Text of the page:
It has been said that the hegemony of the US within the international
financial system amounts to an arrangement in which the US makes the
dollars while the rest of the world makes the things they can buy. The
comment is an exaggeration of course, but given the increasing
indebtedness of the US as its balance of payments deficit climbs to
over $500 billion per year it does contain more than an element of
The US rose to global pre-eminence in the twentieth century on the
basis of the vast growth of its manufacturing industries. Today,
however, major US corporations are becoming increasingly dependent on
profits derived from the provision of financial services.
Recent results from General Motors-the world's largest
manufacturing company-are a case in point. In the second quarter of
this year, despite a weak economy and falling car sales, the company is
BusinessWeek recently commented: "These days, GM looks more like a
financial institution that happens to sell cars and trucks than a
It does not seem likely that profits from car and truck making are
going to increase in the near future. Faced with over-capacity and with
inventories running 21 percent above normal, GM will cut production in
the third quarter and expects to lose heavily million on its auto
The GM result raises questions about how secure are profit figures from
other major corporations. As a recent Reuters report noted, despite the
predictions of an economic rebound, "revenue growth remains
elusive" and there are concerns that companies are "cutting
corners" to reach profit forecasts.
Besides the GM result, the report noted that much of Coca-Cola's jump
in profit was due to the impact of a lower tax rate and a weaker US
dollar. IBM matched Wall Street forecasts but relied on acquisitions
and foreign exchange gains to generate a increase in revenue. Microsoft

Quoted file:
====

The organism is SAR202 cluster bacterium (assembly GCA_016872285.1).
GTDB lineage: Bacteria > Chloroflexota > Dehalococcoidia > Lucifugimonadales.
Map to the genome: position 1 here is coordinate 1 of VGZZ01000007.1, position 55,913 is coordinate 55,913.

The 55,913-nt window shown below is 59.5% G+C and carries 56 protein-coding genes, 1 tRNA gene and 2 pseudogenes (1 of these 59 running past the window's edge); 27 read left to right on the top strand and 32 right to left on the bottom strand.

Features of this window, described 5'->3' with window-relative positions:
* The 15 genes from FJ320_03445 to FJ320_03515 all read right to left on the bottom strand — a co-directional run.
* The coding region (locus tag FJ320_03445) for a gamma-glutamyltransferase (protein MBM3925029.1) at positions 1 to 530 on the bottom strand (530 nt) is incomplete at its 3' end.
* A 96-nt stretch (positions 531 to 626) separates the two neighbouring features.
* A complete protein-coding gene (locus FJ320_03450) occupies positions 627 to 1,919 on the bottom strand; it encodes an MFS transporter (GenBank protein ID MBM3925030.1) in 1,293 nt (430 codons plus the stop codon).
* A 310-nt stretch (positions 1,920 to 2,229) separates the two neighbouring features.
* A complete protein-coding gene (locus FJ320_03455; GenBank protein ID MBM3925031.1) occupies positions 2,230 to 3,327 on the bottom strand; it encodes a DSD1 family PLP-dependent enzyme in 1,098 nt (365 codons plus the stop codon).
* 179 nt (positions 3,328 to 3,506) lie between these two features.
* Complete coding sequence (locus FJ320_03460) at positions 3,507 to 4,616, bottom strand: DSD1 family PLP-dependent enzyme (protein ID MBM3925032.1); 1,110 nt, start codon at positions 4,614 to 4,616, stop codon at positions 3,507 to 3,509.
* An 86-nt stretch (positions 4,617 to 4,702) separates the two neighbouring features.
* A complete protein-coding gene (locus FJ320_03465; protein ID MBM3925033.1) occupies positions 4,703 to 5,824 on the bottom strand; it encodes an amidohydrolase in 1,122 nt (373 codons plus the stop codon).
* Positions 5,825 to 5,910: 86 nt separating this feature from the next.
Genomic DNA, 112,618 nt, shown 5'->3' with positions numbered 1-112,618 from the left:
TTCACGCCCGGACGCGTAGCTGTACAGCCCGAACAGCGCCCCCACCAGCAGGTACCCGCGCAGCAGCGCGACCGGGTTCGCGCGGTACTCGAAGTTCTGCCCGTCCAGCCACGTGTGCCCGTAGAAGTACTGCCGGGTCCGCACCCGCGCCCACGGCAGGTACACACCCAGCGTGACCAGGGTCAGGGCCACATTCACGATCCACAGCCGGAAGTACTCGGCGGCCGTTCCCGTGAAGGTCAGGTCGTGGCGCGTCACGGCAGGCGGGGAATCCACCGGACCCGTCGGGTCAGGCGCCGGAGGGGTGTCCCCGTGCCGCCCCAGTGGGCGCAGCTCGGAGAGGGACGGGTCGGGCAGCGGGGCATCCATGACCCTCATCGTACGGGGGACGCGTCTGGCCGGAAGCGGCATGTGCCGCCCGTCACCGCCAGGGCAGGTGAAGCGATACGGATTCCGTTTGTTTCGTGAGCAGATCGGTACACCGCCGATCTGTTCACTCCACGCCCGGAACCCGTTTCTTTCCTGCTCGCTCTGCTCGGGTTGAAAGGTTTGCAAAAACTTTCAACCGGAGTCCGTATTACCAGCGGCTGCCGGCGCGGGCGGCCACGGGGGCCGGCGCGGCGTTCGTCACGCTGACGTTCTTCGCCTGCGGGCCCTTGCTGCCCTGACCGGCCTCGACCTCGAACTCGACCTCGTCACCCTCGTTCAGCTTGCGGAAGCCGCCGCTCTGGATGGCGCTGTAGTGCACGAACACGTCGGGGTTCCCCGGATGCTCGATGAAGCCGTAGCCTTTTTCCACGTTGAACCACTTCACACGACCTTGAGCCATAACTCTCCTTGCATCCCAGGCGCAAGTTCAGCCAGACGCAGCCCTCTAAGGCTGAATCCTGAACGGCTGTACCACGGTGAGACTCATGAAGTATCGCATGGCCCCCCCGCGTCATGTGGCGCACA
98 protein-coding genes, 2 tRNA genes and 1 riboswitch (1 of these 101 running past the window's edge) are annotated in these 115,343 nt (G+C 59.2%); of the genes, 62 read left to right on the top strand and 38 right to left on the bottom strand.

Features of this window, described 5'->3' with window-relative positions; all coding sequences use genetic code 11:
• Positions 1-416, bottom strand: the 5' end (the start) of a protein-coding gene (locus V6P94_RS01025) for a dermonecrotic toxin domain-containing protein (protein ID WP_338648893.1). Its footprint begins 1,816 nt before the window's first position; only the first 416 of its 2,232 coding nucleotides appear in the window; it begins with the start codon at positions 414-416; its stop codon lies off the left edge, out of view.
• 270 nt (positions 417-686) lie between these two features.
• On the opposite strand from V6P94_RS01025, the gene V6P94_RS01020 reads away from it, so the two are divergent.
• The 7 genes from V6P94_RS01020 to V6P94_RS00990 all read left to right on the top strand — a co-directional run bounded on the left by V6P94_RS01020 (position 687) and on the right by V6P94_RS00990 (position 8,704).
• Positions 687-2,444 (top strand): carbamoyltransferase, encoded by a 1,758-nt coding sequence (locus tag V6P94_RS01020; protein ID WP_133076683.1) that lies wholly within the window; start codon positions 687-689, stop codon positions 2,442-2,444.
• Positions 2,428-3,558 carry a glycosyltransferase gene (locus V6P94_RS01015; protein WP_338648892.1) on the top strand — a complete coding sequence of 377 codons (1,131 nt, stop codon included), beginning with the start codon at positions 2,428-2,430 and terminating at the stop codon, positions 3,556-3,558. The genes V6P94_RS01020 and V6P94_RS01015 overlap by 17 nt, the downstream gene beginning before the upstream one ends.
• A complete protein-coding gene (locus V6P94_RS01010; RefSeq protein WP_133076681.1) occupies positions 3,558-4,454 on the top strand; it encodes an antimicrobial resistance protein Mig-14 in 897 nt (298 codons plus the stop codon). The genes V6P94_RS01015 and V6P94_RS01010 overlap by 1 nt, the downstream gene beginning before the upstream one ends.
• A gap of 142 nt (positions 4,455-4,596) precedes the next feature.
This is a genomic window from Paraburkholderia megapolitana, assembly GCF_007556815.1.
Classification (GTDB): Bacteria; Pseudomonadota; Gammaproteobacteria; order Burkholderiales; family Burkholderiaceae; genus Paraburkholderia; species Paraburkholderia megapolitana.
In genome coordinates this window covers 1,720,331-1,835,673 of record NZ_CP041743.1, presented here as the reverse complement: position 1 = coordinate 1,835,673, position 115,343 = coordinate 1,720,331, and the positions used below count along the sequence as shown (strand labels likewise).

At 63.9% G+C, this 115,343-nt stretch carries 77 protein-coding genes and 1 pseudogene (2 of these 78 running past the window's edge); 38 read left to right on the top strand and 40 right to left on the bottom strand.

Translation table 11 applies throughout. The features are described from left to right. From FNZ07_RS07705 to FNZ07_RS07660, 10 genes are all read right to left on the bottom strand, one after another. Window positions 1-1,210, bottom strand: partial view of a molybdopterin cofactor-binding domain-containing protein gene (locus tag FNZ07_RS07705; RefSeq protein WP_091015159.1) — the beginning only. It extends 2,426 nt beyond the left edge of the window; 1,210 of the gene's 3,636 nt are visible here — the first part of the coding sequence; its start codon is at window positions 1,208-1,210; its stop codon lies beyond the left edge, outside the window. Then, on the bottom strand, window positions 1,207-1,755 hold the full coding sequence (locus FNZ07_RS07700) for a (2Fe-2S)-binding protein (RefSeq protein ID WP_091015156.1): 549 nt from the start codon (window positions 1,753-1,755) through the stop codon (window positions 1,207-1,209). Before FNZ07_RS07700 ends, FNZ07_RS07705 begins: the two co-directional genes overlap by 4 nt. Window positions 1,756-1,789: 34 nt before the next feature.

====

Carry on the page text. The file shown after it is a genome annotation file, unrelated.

reported a gain in its investments of which most came from interest
income. United Technologies, which makes elevators, jet engines and
helicopters, reported an increased profit due to cost-cutting and
increased global sales. But it later disclosed that half of the profit
growth came as a result of changes in foreign exchange operations.
The increasing dependence of US corporations on financial operations to
boost profits and the continued decline of US manufacturing
industry-more than two million manufacturing jobs have been lost in
the past two years-have drawn attention to comments by US Federal
Reserve Board chairman Alan Greenspan. Speaking at the House Financial
Services Committee last month, Greenspan questioned whether the US
needed a manufacturing industry at all.
"Is it important for an economy to have manufacturing?" he asked.
"There is a big dispute on this issue. What is important is that
economies create value, and whether value is created by taking raw
materials and fabricating them into something consumers want, or value
is created by various different services which consumers want,
presumably should not make any significant difference so far as
standards of living are concerned because the income, the capability to
purchase the goods is there."
In other words, so long as it is possible to "make the dollars"
through financial operations, it does not matter how the commodities
and services they are used to purchase are created.
standpoint of the economy as a whole. Here the crucial question is
whether a particular type of economic activity involves the extraction
of additional surplus value from the workforce or whether its profits
come from the appropriation of a share of surplus value that has been
created elsewhere in the economy.
If, for example, a bank lends money to a corporation to manufacture
commodities or to a high-tech firm to provide computer software, the
bank will make a profit from the interest it charges on its loans. But
that interest does not represent additional wealth. It is a portion of
the surplus value obtained by the corporation from the employment of
its workforce but which it is forced to hand over to the bank.
While financial institutions play a crucial role in the functioning of
the modern capitalist economy the profits they obtain for their
"services" do not represent an addition to the overall mass of
surplus value but are an appropriation of already created surplus
In other words, the profits obtained by these institutions are the